A fairly straight line can be drawn from the foursome’s surreptitious all-night card games of their youth to their current lifestyles as globe-trotting card mavens, but the Mizrachi boys didn’t divine a lust for gambling on their own. For all of their father’s protestations, both parents, Ezra and Susan, were inveterate, lifelong bettors. Ezra Mizrachi and his friends and cousins, in fact, would sneak into his family’s kosher pizzeria in Borough Park, Brooklyn, and play poker on Shabbat when the restaurant was closed, Susan said. Susan’s family, too, spent long hours playing cards as she grew up.
The couple—she was a model, he was a cabbie—married in their mid-20s and followed Susan’s parents when they moved to Miami, where all four of their sons were born. Ezra and Susan first owned a donut shop but then soon launched a clothing line that, Susan said, “did really, really well. We made lots and lots of clothing.”
The line is called Get Lucky. And, yes, they named it after their passion for gambling.
“While the kids were growing up, Ezra would hit a lot of jackpots” on the slot machines at Seminole Casino in Hollywood, Florida, Susan said in a phone interview. “We’d go there every night, spend all night there. Every single night. And we’d plug in thousands, literally thousands. He used to always hit jackpots, $40,000, $30,000, $28,000. And Ezra would say, ‘Don’t tell the kids we won all this money because then they’re going to want to be gamblers.’ But I would go home and say, ‘Guys, I’ll buy you anything you want, we won this big jackpot.’ ”
Susan found it entertaining that the boys were playing their own games and gave them money they claimed they needed for school supplies but really needed to pay one another for gambling debts. When she found out the truth, she was more amused than irate. In the late 1990s, she bought the boys computers they said they needed for school work and soon discovered her teenage sons were betting—and winning—big bucks on poker websites. They got themselves cell phones, a rarity at the time for teens, and she’d overhear them asking one another to transfer $5,000 or $10,000. At one point, one of the boys called the bank on speakerphone and she heard the automated voice indicate he had a balance of $28,000.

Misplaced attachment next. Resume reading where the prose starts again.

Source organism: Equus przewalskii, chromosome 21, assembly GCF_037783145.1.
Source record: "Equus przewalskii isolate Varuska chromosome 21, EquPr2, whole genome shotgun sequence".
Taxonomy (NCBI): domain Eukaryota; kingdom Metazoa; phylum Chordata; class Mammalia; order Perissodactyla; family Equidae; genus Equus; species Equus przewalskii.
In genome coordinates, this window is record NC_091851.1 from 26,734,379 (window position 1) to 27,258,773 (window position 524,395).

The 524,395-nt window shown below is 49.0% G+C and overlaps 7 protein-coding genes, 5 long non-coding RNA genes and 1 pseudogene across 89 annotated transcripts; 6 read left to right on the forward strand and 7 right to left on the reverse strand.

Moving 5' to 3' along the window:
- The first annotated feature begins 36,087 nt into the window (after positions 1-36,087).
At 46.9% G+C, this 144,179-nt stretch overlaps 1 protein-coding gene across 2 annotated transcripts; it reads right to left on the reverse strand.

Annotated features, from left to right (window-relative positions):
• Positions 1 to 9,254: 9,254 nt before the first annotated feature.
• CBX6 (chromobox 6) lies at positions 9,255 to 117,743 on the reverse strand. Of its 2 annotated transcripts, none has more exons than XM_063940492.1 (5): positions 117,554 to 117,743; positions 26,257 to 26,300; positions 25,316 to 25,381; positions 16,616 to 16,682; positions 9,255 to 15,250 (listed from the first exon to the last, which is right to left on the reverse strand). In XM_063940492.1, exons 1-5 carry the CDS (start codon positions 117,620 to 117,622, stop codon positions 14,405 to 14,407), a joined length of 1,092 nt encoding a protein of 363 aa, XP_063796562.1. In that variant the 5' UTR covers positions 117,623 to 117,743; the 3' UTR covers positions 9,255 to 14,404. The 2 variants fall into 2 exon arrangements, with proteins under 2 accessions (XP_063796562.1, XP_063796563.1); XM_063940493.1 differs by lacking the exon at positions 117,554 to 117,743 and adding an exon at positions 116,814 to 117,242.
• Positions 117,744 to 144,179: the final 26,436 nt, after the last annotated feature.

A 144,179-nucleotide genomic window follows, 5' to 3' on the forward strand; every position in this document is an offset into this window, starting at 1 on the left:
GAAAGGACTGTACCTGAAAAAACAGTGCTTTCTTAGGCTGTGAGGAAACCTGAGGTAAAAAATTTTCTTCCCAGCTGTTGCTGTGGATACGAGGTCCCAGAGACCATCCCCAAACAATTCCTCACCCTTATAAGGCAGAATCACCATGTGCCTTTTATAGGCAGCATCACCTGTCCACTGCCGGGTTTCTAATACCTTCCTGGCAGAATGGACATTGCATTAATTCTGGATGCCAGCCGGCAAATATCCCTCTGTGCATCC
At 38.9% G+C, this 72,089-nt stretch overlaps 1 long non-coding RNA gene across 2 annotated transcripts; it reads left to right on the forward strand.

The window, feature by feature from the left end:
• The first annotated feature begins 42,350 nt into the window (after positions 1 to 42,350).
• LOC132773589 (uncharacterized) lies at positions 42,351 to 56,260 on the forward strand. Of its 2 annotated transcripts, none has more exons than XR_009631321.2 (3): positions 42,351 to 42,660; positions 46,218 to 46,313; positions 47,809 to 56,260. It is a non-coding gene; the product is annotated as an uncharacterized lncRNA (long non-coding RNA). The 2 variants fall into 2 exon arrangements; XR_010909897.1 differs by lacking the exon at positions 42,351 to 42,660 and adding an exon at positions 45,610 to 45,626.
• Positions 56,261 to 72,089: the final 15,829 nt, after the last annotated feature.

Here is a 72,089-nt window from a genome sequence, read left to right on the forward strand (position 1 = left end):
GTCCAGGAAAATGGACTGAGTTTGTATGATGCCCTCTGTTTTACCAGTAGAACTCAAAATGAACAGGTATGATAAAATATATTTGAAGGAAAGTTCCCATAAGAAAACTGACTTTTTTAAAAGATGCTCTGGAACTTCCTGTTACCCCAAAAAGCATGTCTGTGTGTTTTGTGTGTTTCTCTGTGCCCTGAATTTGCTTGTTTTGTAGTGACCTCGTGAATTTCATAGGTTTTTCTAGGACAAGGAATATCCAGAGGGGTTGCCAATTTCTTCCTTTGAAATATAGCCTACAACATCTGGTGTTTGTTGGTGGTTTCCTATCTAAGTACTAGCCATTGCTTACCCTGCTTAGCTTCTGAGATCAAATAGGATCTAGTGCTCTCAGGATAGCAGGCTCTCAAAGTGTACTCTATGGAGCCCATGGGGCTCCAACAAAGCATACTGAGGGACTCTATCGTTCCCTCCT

“Did it worry me?” Susan says. “They were doing good in school—I wouldn’t say they were A students, but that was because they were interested in making money. Their father would always brag, ‘Hey, look, I make more money than doctors.’ So, the kids learned to value the mighty dollar. I can’t say they worried me, though, because I made sure they got their reports out, I made sure they went to school on time, I picked them up every day, I took them to the library, I did my part.”
The boys showed unusually sharp entrepreneurial instincts, too. Susan recalled that when she’d take 4-year-old Robert along to a flea market to sell Get Lucky clothes, the tot would ask her to buy pencils and other small items at the wholesale store. Then he’d resell them at the flea market for a profit. “He made $24 one time and he was so excited, he put it in his little bank.”